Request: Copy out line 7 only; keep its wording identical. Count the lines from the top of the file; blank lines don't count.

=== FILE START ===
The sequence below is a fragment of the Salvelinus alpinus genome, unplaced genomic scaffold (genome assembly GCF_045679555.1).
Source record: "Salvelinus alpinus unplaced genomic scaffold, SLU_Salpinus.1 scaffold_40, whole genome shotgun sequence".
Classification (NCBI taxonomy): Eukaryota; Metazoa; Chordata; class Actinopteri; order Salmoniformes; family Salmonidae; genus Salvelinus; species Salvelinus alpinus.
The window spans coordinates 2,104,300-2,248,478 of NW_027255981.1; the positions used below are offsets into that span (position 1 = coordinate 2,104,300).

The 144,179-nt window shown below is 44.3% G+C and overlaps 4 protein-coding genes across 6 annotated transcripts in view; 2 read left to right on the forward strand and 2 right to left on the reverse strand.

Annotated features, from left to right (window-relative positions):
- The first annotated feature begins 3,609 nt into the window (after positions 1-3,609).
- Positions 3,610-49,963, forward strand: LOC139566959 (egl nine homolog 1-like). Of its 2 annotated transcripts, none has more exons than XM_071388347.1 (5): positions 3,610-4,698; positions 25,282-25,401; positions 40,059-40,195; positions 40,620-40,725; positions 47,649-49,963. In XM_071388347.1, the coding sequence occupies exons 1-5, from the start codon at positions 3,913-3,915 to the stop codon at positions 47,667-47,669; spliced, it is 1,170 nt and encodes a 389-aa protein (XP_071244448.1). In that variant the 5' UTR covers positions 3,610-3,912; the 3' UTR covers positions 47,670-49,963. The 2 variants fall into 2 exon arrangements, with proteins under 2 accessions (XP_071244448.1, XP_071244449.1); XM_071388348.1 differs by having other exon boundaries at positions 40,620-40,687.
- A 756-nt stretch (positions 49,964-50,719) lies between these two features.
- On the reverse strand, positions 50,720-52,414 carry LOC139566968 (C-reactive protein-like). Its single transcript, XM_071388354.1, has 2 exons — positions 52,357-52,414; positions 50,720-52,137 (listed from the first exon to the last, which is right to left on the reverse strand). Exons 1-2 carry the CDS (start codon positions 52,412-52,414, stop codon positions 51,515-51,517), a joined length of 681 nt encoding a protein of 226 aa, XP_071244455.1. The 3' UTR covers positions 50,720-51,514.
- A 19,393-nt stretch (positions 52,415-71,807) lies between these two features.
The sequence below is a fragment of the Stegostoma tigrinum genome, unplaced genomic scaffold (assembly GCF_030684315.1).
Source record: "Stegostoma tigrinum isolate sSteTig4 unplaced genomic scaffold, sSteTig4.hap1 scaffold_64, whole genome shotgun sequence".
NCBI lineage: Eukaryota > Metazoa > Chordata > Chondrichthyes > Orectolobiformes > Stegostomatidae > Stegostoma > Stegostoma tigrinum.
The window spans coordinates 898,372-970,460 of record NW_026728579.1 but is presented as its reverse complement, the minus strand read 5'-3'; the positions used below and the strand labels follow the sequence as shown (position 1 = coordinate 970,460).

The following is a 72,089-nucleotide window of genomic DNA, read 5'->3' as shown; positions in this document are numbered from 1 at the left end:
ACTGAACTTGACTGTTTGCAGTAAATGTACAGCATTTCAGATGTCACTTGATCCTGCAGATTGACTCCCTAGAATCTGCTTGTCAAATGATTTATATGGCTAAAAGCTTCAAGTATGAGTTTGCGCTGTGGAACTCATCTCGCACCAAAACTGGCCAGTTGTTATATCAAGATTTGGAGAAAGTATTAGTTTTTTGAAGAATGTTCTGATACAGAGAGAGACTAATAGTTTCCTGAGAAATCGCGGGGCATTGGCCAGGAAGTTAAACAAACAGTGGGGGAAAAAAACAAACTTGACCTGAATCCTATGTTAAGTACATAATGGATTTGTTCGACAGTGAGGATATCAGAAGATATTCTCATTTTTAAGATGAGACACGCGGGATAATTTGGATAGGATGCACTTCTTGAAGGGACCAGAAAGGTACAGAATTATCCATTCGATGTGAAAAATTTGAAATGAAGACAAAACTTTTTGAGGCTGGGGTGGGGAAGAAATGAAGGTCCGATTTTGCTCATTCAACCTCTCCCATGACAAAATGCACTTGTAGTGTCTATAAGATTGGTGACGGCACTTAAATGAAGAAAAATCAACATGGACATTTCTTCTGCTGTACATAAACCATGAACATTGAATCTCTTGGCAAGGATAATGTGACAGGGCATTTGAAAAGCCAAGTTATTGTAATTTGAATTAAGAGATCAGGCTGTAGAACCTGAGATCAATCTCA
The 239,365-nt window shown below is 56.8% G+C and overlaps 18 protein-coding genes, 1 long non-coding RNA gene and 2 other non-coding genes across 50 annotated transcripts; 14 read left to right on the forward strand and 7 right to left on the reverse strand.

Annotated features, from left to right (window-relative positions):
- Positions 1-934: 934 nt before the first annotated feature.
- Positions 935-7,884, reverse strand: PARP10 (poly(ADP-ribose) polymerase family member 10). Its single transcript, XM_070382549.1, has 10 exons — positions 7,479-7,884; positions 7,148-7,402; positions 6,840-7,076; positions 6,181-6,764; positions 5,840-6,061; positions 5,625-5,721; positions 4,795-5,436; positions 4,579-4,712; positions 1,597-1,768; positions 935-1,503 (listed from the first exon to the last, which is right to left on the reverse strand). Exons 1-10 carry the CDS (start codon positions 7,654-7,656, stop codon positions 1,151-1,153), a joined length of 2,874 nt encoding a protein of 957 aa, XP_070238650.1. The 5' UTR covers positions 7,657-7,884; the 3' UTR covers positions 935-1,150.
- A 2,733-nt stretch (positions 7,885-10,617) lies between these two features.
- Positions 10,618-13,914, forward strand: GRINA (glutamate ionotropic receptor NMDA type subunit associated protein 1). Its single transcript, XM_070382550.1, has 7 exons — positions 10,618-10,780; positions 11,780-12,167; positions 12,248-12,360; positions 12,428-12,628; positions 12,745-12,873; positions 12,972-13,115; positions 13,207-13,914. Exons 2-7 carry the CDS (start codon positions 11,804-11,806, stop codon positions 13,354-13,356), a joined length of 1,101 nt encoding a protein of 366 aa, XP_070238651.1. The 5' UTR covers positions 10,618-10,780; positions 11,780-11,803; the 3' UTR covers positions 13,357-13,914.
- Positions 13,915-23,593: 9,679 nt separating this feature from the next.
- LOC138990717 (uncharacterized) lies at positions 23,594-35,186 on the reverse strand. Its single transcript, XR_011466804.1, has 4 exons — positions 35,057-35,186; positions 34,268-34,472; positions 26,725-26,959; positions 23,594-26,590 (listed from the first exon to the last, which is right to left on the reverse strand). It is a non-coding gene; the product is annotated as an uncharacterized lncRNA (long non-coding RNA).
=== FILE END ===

- The first annotated feature begins 3,609 nt into the window (after positions 1-3,609).